Directed by Michel Hazanavicius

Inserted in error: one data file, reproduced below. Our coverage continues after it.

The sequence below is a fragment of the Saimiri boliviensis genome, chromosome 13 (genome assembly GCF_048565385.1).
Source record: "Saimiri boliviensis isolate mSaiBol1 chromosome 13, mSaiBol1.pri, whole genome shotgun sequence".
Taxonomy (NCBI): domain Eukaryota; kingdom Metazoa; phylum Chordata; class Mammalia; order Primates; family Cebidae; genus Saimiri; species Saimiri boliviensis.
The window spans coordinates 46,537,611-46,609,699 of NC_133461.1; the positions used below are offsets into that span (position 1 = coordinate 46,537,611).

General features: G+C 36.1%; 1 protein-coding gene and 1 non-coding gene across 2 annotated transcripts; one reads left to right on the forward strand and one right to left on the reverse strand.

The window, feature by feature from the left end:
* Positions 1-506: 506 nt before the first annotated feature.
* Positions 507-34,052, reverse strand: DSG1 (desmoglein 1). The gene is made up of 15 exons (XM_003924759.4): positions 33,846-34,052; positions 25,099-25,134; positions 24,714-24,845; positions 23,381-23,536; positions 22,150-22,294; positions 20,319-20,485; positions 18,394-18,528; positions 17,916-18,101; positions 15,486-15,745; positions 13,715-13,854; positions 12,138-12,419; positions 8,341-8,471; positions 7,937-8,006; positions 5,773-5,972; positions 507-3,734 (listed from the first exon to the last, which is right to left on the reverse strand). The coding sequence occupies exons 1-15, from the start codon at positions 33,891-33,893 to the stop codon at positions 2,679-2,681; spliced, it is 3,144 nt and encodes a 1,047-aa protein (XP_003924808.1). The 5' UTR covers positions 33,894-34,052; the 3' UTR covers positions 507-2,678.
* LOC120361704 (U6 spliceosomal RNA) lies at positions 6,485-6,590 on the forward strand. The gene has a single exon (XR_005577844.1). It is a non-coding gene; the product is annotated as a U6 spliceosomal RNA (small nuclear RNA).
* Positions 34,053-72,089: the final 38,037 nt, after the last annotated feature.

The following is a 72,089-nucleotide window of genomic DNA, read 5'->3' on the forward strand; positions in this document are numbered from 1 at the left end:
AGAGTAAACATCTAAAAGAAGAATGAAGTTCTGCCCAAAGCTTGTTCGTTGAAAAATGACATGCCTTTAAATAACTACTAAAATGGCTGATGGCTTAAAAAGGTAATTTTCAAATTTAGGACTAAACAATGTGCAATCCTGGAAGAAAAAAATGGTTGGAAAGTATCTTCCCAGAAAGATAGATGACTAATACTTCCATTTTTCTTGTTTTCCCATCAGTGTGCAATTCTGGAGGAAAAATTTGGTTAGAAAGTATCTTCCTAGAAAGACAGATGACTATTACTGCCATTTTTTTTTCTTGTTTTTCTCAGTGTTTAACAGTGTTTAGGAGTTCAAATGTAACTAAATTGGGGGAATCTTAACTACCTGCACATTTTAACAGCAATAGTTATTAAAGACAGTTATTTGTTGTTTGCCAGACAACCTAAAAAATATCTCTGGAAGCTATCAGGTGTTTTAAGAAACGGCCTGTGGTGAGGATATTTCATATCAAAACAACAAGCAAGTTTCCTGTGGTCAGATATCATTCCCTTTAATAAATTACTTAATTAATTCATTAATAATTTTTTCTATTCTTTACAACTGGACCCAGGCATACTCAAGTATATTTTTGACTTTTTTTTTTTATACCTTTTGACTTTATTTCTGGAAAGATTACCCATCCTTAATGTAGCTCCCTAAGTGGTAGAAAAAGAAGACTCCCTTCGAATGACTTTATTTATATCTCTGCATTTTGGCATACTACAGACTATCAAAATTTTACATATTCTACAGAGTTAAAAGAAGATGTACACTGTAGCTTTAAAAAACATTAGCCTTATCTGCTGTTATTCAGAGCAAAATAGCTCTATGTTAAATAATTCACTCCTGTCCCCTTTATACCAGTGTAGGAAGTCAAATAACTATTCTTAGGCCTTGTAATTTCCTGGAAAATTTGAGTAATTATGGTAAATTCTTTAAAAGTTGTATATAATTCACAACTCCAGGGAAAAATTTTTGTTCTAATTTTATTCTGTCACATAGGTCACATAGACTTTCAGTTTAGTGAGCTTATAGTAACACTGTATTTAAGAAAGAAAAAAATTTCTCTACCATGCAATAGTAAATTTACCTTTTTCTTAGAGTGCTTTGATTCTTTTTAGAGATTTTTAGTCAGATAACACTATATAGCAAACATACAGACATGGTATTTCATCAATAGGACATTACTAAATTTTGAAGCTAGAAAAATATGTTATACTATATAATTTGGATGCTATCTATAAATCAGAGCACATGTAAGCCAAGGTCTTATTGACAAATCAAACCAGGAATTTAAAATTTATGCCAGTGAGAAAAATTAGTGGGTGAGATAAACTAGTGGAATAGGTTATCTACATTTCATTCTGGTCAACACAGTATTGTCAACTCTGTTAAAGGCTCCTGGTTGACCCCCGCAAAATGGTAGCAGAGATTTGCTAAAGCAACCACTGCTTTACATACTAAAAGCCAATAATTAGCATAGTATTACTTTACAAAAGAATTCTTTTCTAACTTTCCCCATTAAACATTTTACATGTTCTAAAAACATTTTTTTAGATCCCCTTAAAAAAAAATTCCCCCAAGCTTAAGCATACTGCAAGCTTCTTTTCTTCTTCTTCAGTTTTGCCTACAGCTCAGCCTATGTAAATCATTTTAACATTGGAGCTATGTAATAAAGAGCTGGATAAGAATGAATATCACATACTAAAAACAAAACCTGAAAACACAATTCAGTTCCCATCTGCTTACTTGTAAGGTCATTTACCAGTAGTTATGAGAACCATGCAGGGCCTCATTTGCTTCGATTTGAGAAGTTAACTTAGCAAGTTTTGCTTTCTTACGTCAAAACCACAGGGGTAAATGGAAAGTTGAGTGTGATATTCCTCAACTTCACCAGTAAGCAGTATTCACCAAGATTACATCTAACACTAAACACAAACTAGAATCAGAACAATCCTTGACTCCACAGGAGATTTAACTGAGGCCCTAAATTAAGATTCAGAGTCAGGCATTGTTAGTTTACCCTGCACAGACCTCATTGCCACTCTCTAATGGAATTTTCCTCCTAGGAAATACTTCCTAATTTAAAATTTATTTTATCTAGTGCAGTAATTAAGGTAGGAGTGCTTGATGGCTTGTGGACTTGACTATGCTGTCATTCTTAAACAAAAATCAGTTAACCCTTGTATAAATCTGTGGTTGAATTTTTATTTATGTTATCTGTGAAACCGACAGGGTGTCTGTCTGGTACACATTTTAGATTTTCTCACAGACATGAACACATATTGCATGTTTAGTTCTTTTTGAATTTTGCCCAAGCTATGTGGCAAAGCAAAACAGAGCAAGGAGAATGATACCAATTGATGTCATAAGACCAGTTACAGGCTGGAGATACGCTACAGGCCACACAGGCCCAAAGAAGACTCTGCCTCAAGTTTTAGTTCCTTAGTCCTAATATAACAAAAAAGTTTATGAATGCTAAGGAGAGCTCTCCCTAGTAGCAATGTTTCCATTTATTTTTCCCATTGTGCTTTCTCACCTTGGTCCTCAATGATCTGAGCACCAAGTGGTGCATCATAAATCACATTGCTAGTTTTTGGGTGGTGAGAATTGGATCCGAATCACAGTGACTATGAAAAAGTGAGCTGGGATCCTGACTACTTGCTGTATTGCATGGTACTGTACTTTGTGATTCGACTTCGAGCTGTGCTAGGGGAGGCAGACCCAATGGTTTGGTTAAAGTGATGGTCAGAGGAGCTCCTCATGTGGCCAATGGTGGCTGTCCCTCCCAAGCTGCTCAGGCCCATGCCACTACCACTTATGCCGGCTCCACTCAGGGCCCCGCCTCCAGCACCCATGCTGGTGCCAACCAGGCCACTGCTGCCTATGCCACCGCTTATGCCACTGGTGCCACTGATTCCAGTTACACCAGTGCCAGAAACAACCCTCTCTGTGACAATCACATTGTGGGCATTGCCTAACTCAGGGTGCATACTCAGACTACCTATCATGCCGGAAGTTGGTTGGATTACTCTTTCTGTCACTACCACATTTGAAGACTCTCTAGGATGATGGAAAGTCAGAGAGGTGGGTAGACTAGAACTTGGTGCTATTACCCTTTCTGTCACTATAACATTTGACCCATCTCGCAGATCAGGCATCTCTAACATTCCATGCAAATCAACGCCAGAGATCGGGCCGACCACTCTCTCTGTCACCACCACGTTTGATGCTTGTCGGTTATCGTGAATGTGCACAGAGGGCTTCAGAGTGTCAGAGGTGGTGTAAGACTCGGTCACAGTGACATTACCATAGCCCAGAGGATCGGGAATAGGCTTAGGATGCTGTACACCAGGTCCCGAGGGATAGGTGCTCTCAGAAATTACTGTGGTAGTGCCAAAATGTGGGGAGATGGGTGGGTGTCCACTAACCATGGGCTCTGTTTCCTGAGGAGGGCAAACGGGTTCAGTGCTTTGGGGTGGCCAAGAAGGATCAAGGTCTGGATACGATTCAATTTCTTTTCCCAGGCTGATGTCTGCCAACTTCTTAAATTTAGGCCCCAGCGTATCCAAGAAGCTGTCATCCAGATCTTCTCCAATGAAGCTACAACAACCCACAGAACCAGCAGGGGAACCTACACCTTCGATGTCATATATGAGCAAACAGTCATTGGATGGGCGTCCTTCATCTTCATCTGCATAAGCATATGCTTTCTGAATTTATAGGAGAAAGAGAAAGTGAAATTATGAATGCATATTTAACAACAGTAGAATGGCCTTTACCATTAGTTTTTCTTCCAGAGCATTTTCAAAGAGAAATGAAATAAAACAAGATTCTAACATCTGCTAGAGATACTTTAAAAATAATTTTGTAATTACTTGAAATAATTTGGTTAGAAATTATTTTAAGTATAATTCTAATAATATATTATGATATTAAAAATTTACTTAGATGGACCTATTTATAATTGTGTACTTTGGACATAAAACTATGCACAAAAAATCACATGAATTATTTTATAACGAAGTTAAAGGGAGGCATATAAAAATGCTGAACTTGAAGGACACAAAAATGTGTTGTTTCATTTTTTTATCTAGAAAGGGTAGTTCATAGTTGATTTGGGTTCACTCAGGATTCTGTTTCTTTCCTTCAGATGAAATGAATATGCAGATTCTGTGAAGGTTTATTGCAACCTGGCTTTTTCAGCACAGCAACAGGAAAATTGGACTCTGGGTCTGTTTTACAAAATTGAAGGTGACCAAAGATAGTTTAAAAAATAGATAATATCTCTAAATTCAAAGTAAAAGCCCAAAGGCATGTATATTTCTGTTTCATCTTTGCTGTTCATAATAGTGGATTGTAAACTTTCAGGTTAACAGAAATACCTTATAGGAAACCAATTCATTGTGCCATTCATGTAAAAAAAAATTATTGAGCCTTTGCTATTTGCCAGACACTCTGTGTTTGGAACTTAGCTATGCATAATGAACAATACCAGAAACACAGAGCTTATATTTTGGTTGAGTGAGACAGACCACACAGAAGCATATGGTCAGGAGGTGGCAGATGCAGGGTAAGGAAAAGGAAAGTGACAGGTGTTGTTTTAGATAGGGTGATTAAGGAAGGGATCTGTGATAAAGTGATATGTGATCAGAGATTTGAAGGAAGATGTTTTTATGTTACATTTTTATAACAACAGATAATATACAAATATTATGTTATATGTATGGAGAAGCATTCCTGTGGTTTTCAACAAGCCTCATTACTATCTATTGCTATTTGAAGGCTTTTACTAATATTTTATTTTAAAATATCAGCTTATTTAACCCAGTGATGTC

There are two movies of 2011 that celebrated the cinema’s history: Hugo and The Artist. Michel Hazanavicius take on old Hollywood silent era during its traverse at the arrival of sound is now an award-winning masterpiece. Thanks to its infectious performances and charming storyline that highlights on the highs and lows of a fictitious film star named George Valentin. A reminiscent of Charlie Chaplin and Gene Kelly from Singin’ in the Rain, Valentin (Dujardin) might be invented by the creative mind of Hazanavicius, but nevertheless, his plight is real and has occurred to several stars of that particular era. In fact, the imminent emergence of sound to the movie industry gave a shock to its actors. Some of them refused to embrace this looming technology and some had failed to successfully shift to the new era of sound films with their horrible voices and thick accents. I could name a few of them, but that wouldn’t be necessary. Like most celebrated silent stars Valentin’s career collapsed and leaved him disillusioned, while a young ingénue named Peppy Miller (Berenice Bejo) rises and breathes new life in cinema. But as much as pitiful woes turn up in every corners of the story there is a delightful truth in a true Hollywood fashion that Tinseltown is the place where all dreams are made of. And if there is a living testament that “dreams do come true” it would be the cast and the people behind The Artist. Hazanavicius, who is virtually famous for his detective movies, is now a visionary director for creating a totally out of the box feature. At a time where every motion picture is being made into 3D (or at least, converted) who would have thought of a black & white silent cinema. Some people I know just shun away or snooze by the sight of a grainy B&W or worse, cringe to a deafening silence of a non-talkie picture. So thanks Michel for bringing it back. I just hope it won’t turn everyone into a copycat just because everyone is crazy about The Artist.